Those brown tubular things are, as the bag labels them, Chinese noodles.  They’re just fried noodles I suppose… I grew up eating them, but I’ve never actually seen them anywhere else now that I think about it.

Anyway, I will let you get back to your life, and I will go back to James Mann’s The China Fantasy.

Up next: an actual recipe post!

A Jazz Age Lawn Party and a Weekend with Friends from the Internet

20 Jun

This past weekend, a friend of mine from Tumblr visited and we hung out in Manhattan.  Yes, that’s right.  Friend from Tumblr.  We started talking when I did a concert review post of an Andrew Bird show, and then found we had quite a lot in common.  I had a very good time with them.  Especially because I suspect we function socially on the same frequency.  There’s a love of talking to people, but there’s also a love of silence.  We read our own books on the train and the subway, walked around in silence, hung out without speaking… I can’t speak for them, but I enjoyed it.

The ferry to Governor’s Island is free on the weekends.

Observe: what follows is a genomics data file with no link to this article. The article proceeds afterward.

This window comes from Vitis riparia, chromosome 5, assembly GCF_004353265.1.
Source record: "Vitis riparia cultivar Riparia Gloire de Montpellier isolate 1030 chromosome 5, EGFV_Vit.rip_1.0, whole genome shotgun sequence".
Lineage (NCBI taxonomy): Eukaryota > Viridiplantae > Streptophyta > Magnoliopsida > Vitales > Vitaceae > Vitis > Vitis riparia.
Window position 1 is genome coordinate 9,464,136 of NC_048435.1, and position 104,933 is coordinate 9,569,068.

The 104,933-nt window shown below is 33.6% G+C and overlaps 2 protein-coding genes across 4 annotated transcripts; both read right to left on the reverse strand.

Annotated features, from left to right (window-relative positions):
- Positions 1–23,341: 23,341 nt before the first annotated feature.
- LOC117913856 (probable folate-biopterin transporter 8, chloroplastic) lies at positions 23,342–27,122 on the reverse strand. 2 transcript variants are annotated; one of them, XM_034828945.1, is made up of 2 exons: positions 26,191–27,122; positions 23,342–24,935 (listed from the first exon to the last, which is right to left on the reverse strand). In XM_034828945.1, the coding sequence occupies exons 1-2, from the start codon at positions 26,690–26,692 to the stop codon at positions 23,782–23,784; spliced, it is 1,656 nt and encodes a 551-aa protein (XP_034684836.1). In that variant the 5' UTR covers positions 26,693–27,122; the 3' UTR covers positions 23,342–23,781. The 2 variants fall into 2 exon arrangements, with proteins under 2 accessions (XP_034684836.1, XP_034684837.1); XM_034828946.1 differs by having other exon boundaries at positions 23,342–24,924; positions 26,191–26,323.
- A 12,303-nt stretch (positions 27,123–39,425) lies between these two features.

There were dapper people everywhere, and it was lovely.  The twenties is certainly my favorite decade, for music, fashion, weird slang, and leisure activities.  I hadn’t realized how extensively I love it until I wrote out that list…  Hmmm…

I love cars that look cool.  That sort of surprises people when they find out, because I don’t actually like cars at all.  I hate being in them, I don’t want to drive them, and I would prefer it if there were far, far fewer of them.  But I love a good design, and cars have some really fabulous ones.  Old cars, especially, have an uncanny ability grind my gears.

Ha.  Get it?

I’m sorry.

Even if you would never wear it, you can’t tell me that’s not cool?  There aren’t many who can pull that look off, and yet…  I really can’t get over people’s clothes at this thing.  Some of them really knew their way around the decade.

And of course, the main reason we were there: swing dancing.  That’s what I meant by leisure activities, by the way.  I love swing dancing.  I started in January, and have fallen deeply, deeply in love.  It is also the only kind of dancing I can do.  Put me in a club, and I will probably fall down and die.  But put me on that dancefloor?

And I will be very awkward.  But I do know the basic steps of East Coast, Lindy, and Charleston, so I have that going for me at least.

I do so enjoy Charleston.

Mainly because I can–and do–do it anywhere.  Including the El, in case any of you were wondering.  If you don’t believe me… you’ll have to try it yourself.